Firstly, what is burnout? And how can you identify it?
Burnout is a state of emotional, physical, and mental exhaustion caused by excessive and prolonged stress. It occurs most often when you’re feeling overwhelmed, emotionally drained, and unable to meet constant demands - whether that be in the workplace or your personal life. As these emotions build up - as they tend to do, you begin to lose the interest and motivation that originally led you to take on a certain role in the first place.
Burnout reduces productivity and can drain you of your energy, leaving you feeling increasingly helpless, hopeless, cynical, and resentful. Eventually, you may feel like you have nothing more to give. These negative emotions can find their way into your personal life, making you feel less excited about personal things you once did - causing you to stay in the house, see less of your friends, or become depressed, and more vulnerable to illness.
Feeling ‘burnt out’ was once a term that may not have been taken seriously by employers, but luckily burnout is gradually gaining recognition as a problem that needs to be addressed in the workplace, especially in the last few years. Due to its effect on employees productivity and motivation, it is inevitable that burnout can lead to problems for your business. In 2019, burnout was recognised by the WHO (World Health Organisation) as an occupational phenomenon- - increasing the need for change in the workplace.
Can anyone suffer from burnout?
Technically, yes…. Anyone can suffer from burnout, however, one study found that there could be some factors that contribute to your likeliness in being affected. A study conducted by Oxford Academic in 2018 shows that women aged 20 to 35, and women over 50 are more likely to be impacted by burnout than other age ranges. Whereas with men, getting older is associated with less chance of burnout, with low rates of burnout in those over the age of 55. Researchers from the Aragon Institute of Health Sciences in Spain found that those who work more than 40 hours a week are 6 times more likely to ‘burn out’ than those who work 35 hours per week or less.
There has been an increase in Google searches for the term ‘occupational burnout’ which indicates that it is on the rise and becoming more common in the workplace. With technology at the forefront of most of our lives, especially since the pandemic, It has become increasingly difficult to switch off and disassociate from. We may start checking our emails out of work hours or complete tasks outside of work due to having the capability at our fingertips, which may not have been the case before.
The lockdowns caused by the pandemic have greatly shifted the balance between work and home life. The lines between both have become blurred, with many people being forced to work from home. As a result of this many people are working longer hours, whilst also juggling the responsibilities of looking after children, or working a second job due to the increase in the cost of living since the pandemic - leaking the effects of burnout over to people’s personal lives.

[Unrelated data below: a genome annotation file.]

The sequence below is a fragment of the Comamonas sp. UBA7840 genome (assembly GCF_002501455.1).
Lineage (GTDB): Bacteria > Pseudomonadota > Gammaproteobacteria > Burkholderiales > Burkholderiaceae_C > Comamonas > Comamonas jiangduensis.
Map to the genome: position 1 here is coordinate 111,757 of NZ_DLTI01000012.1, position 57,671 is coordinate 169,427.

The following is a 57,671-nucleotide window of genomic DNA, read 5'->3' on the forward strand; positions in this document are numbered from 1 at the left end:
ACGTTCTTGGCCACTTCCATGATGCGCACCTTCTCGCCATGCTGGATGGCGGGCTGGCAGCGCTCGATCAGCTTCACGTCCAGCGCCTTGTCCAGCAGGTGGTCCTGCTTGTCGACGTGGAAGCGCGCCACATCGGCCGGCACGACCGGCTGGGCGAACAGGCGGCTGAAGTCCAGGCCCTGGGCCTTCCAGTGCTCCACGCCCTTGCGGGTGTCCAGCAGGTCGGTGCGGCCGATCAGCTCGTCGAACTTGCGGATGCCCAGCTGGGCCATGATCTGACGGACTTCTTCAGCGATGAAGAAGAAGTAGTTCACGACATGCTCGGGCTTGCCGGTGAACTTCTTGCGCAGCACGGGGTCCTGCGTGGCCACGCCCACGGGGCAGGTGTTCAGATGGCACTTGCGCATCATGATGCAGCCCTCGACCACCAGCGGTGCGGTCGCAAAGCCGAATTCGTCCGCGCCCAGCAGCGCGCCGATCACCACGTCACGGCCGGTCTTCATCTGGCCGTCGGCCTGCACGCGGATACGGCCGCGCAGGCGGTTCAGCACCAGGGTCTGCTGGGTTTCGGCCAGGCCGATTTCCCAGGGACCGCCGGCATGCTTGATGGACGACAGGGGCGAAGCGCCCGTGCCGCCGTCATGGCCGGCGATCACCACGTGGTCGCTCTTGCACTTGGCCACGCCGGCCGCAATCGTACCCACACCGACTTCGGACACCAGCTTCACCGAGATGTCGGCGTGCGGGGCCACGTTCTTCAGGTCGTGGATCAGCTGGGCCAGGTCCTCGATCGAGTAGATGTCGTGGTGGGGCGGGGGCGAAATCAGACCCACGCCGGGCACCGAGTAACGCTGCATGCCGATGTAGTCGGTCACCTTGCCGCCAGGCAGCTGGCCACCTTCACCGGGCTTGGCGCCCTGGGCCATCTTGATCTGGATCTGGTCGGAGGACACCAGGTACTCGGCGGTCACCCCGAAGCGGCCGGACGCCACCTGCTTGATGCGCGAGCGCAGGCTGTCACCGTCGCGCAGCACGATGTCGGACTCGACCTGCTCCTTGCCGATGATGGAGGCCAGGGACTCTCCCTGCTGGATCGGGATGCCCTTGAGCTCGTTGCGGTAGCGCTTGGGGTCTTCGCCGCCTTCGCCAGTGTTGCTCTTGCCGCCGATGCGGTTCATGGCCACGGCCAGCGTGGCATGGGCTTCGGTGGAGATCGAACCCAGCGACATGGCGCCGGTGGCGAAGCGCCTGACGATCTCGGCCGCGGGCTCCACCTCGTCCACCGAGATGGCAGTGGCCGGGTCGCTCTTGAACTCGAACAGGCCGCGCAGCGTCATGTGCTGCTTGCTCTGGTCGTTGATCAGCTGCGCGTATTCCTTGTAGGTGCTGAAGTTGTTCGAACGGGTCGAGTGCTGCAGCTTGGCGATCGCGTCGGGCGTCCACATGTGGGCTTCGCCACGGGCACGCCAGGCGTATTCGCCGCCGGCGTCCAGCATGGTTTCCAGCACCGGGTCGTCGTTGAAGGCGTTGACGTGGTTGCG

The issue with burnout is that it doesn’t go away on its own and can progressively worsen the longer that it hasn’t been addressed. Ignoring signs and symptoms of burnout can lead to damaging both physical and mental health and people may find it hard to meet the demands of their job which can be detrimental to their positions. This is why it’s vital that employers learn to recognise burnout in their employees, and can implement best practices to avoid this, and promote a healthy working environment.
Mental Health UK conducted research to find out what role the workplace plays when it comes to managing burnout and stress, which showed that only 23% of UK workers said their workplace had a plan in place to spot the signs of chronic stress and prevent burnout in employees. This suggests that there is a lot more to be done to tackle the issue and opening up conversations around it between employees and employers is vital.
So, what can you do to avoid burnout in your workplace?
If you’re looking to better the wellbeing within your workplace, and have more productive staff, Real. At Work: The Great British Workplace Wellbeing Sessions could help you.
Taking place on Wednesday 2nd March 2022, at the JW Marriott Grosvenor House London, we will host a panel session to tackle the topic of burnout and discuss where the responsibility lies, is it the employer, or the employee?
09:05 - 09:45 - Extinguishing Burnout: Whose responsibility is it?
Debbie Bullock (she/her) | Wellbeing Lead, AVIVA
Angela De Souza | Founder & CEO, Women’s Business Club
Laura & Barry Ash | Founders & Owners, Rock Solid Health
Alexandra Rafter | Head of Commercial, Remit Training